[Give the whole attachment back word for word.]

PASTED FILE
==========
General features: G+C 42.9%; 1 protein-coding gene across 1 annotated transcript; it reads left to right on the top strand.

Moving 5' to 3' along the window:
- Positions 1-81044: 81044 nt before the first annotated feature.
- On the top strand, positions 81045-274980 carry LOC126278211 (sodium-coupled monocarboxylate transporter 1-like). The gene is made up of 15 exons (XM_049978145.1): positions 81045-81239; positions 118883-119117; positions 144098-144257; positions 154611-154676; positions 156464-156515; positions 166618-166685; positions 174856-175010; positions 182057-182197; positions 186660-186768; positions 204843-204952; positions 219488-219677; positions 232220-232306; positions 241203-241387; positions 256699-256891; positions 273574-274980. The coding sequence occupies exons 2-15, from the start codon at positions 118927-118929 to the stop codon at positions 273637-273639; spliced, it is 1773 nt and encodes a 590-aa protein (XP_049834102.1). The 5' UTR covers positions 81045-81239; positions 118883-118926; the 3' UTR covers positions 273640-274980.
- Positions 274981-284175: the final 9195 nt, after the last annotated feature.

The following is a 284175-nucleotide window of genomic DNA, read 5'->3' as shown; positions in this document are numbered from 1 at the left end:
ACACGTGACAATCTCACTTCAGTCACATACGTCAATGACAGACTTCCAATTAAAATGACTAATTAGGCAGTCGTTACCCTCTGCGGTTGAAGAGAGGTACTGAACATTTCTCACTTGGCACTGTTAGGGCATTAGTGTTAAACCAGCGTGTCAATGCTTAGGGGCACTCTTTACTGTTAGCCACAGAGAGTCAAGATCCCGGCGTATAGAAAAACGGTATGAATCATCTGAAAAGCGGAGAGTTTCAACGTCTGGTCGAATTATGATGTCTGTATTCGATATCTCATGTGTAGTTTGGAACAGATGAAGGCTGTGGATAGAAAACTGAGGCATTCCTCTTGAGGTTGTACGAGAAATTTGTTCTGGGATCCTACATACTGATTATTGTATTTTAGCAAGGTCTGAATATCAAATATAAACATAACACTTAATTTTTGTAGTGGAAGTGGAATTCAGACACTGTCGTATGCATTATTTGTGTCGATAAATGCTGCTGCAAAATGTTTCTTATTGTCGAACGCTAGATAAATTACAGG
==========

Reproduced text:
General features: G+C 42.9%; 1 protein-coding gene across 1 annotated transcript; it reads left to right on the top strand.

Moving 5' to 3' along the window:
- Positions 1-81044: 81044 nt before the first annotated feature.
- On the top strand, positions 81045-274980 carry LOC126278211 (sodium-coupled monocarboxylate transporter 1-like). The gene is made up of 15 exons (XM_049978145.1): positions 81045-81239; positions 118883-119117; positions 144098-144257; positions 154611-154676; positions 156464-156515; positions 166618-166685; positions 174856-175010; positions 182057-182197; positions 186660-186768; positions 204843-204952; positions 219488-219677; positions 232220-232306; positions 241203-241387; positions 256699-256891; positions 273574-274980. The coding sequence occupies exons 2-15, from the start codon at positions 118927-118929 to the stop codon at positions 273637-273639; spliced, it is 1773 nt and encodes a 590-aa protein (XP_049834102.1). The 5' UTR covers positions 81045-81239; positions 118883-118926; the 3' UTR covers positions 273640-274980.
- Positions 274981-284175: the final 9195 nt, after the last annotated feature.

The following is a 284175-nucleotide window of genomic DNA, read 5'->3' as shown; positions in this document are numbered from 1 at the left end:
ACACGTGACAATCTCACTTCAGTCACATACGTCAATGACAGACTTCCAATTAAAATGACTAATTAGGCAGTCGTTACCCTCTGCGGTTGAAGAGAGGTACTGAACATTTCTCACTTGGCACTGTTAGGGCATTAGTGTTAAACCAGCGTGTCAATGCTTAGGGGCACTCTTTACTGTTAGCCACAGAGAGTCAAGATCCCGGCGTATAGAAAAACGGTATGAATCATCTGAAAAGCGGAGAGTTTCAACGTCTGGTCGAATTATGATGTCTGTATTCGATATCTCATGTGTAGTTTGGAACAGATGAAGGCTGTGGATAGAAAACTGAGGCATTCCTCTTGAGGTTGTACGAGAAATTTGTTCTGGGATCCTACATACTGATTATTGTATTTTAGCAAGGTCTGAATATCAAATATAAACATAACACTTAATTTTTGTAGTGGAAGTGGAATTCAGACACTGTCGTATGCATTATTTGTGTCGATAAATGCTGCTGCAAAATGTTTCTTATTGTCGAACGCTAGATAAATTACAGG